Thursday, July 22, 2010

"Culture" comes to the Naval Academy

Last month, the Naval Academy department then known as Department of Language Studies quietly changed its name to Department of Language and Cultures.
It hardly registers as big news. But to Clementine Fujimura, the lone anthropology professor at the Annapolis campus, the change is "huge."
Why? "Because it's acknowledging that the Navy is accepting that we need to be teaching about culture," she said.
 Yeah, well, I'm not so sure that this is the "huge news" Dr. Fujimura thinks it is. But first, I have a question:
The Naval Academy only has one anthropologist on faculty???  WTF?!?
 Moving on. Here's why I think that this may not be something to celebrate. When academic departments outside of anthropology teach "culture," they generally have in mind a sort of dumbed-down, laundry-list approach to culture:  Look at the exotic foods these folks eat, or their clothing, or the gestures they use for "come here" and "good-bye."  They rarely, if ever, apply the insights that anthropology has developed into the nature and structure of culture as a human adaptation.

Perhaps Dr. Fujimura is happy with this, but she shouldn't be, unless she happens to count herself among the "postmodern" "interpretivist" cultural types who have participated in the trivialization of the culture concept over the last couple of decades.

Here at UNF, our World Languages department (a fine name, I think) has proposed a name change to the "Department of Language, Literature, and Culture." As a group, we in the anthropology program saw this as outlandishly over-reaching (wouldn't the English Department have to be absorbed?), as well as a usurpation of what is, traditionally, the academic domain of anthropology. Since we are now in the middle of summer, we don't know whether World Languages' quest for this name change will be picked up in the fall or not, but there will certainly be some opposition.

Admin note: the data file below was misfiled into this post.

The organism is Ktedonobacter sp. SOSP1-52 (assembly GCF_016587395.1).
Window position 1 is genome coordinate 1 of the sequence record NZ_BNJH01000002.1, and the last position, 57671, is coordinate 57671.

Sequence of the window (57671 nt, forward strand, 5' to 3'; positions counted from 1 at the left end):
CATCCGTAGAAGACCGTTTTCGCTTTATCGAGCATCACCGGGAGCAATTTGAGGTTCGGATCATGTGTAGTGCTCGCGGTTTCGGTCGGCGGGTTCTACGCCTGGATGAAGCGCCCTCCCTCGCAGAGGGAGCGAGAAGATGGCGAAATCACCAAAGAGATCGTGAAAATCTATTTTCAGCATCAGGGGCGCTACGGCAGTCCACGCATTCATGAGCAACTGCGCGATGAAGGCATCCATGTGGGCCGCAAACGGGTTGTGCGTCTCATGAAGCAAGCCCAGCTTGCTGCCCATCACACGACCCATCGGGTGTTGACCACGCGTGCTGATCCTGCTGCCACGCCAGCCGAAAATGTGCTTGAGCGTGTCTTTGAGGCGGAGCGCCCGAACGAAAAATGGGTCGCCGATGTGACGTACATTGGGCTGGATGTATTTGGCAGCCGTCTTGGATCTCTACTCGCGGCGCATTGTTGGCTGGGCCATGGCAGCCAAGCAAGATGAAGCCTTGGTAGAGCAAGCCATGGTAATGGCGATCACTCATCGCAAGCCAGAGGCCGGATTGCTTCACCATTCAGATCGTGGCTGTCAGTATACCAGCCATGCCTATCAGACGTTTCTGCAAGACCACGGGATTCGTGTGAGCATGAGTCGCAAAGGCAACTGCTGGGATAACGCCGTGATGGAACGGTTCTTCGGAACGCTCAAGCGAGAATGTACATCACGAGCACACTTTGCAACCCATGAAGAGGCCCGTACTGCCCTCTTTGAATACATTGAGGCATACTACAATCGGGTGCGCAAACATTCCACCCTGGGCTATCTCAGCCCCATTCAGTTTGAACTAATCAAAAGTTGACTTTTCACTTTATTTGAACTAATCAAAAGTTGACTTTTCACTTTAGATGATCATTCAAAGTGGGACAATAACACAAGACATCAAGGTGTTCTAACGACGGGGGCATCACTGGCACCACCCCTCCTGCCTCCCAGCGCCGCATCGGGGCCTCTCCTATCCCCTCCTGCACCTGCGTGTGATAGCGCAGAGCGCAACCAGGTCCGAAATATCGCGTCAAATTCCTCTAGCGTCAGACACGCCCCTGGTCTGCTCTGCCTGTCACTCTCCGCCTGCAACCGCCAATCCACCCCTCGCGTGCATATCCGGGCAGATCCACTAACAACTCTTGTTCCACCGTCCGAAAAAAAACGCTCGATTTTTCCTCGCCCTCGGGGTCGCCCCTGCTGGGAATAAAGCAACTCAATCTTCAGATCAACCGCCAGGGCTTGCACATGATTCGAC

And by the way, toward the end of the full WaPo article there is this:
...anthropologists have ever been wary of the use to which their profession might be put by the military, whose purpose, of course, goes far beyond the passive study of other cultures.
Excuse me. Anthropologist have never really been "passive" in their study of cultures.  The central research method of cultural anthropology is not called participant observation for nothing. And E. B. Tylor (1832-1917) referred to anthropology as "essentially a reformer's science... active at once in aiding progress and in removing hindrance" (quoted in Marvin Harris, Theories of Culture in Postmodern Times (p. 62), Altamira Press 1999).

1 comment:

  1. So, "passive" has come to mean that anthropologists try not to kill the people they are studying? That's unfortunate.

    I don't want to outright condemn the Naval Academy. It's my understanding that if a service member needs to learn a foreign language/culture for the job, the branch will send him to a place like DLI (which is a few minutes from where I live actually). The students at the Naval Academy who are learning a foreign language are taking those courses the same way I might have taken French in college--as an elective or to satisfy a requirement. Now, my assumptions could be dead wrong. Again, I'm under the impression that DLI employs native speakers only and offers much more comprehensive education about foreign languages than any 4-year college.

    This is not a defense of the Naval Academy either. It never ceases to disappoint me that our military spends so much time, energy, and money on the physical aspect of war but not on the long-term problem-solving aspect. I know they do make efforts (as evidenced by the existence of DLI), but for every effort towards understanding, there is another effort towards distancing ourselves from the human aspect (such as UAVs).


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